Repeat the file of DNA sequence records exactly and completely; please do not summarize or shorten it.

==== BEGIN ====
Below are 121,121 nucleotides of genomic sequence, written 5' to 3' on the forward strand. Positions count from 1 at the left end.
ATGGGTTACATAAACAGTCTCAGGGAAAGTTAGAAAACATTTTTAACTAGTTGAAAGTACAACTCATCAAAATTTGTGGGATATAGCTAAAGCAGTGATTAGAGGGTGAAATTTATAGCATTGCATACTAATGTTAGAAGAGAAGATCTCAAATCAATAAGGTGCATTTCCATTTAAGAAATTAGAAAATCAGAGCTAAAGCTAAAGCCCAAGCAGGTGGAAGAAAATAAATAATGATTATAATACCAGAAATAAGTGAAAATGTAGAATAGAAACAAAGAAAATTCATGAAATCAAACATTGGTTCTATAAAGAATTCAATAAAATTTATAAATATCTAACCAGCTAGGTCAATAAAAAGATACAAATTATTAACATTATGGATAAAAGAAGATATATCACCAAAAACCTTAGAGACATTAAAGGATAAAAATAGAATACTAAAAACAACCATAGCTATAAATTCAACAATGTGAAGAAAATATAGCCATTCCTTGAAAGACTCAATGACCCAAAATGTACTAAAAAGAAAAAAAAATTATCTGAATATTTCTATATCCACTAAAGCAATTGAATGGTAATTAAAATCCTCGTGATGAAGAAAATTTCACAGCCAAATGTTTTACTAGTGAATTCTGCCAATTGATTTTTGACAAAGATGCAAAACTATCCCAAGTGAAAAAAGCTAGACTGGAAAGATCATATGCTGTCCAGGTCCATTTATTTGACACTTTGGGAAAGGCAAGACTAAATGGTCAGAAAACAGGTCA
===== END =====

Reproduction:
Below are 121,121 nucleotides of genomic sequence, written 5' to 3' on the forward strand. Positions count from 1 at the left end.
ATGGGTTACATAAACAGTCTCAGGGAAAGTTAGAAAACATTTTTAACTAGTTGAAAGTACAACTCATCAAAATTTGTGGGATATAGCTAAAGCAGTGATTAGAGGGTGAAATTTATAGCATTGCATACTAATGTTAGAAGAGAAGATCTCAAATCAATAAGGTGCATTTCCATTTAAGAAATTAGAAAATCAGAGCTAAAGCTAAAGCCCAAGCAGGTGGAAGAAAATAAATAATGATTATAATACCAGAAATAAGTGAAAATGTAGAATAGAAACAAAGAAAATTCATGAAATCAAACATTGGTTCTATAAAGAATTCAATAAAATTTATAAATATCTAACCAGCTAGGTCAATAAAAAGATACAAATTATTAACATTATGGATAAAAGAAGATATATCACCAAAAACCTTAGAGACATTAAAGGATAAAAATAGAATACTAAAAACAACCATAGCTATAAATTCAACAATGTGAAGAAAATATAGCCATTCCTTGAAAGACTCAATGACCCAAAATGTACTAAAAAGAAAAAAAAATTATCTGAATATTTCTATATCCACTAAAGCAATTGAATGGTAATTAAAATCCTCGTGATGAAGAAAATTTCACAGCCAAATGTTTTACTAGTGAATTCTGCCAATTGATTTTTGACAAAGATGCAAAACTATCCCAAGTGAAAAAAGCTAGACTGGAAAGATCATATGCTGTCCAGGTCCATTTATTTGACACTTTGGGAAAGGCAAGACTAAATGGTCAGAAAACAGGTCA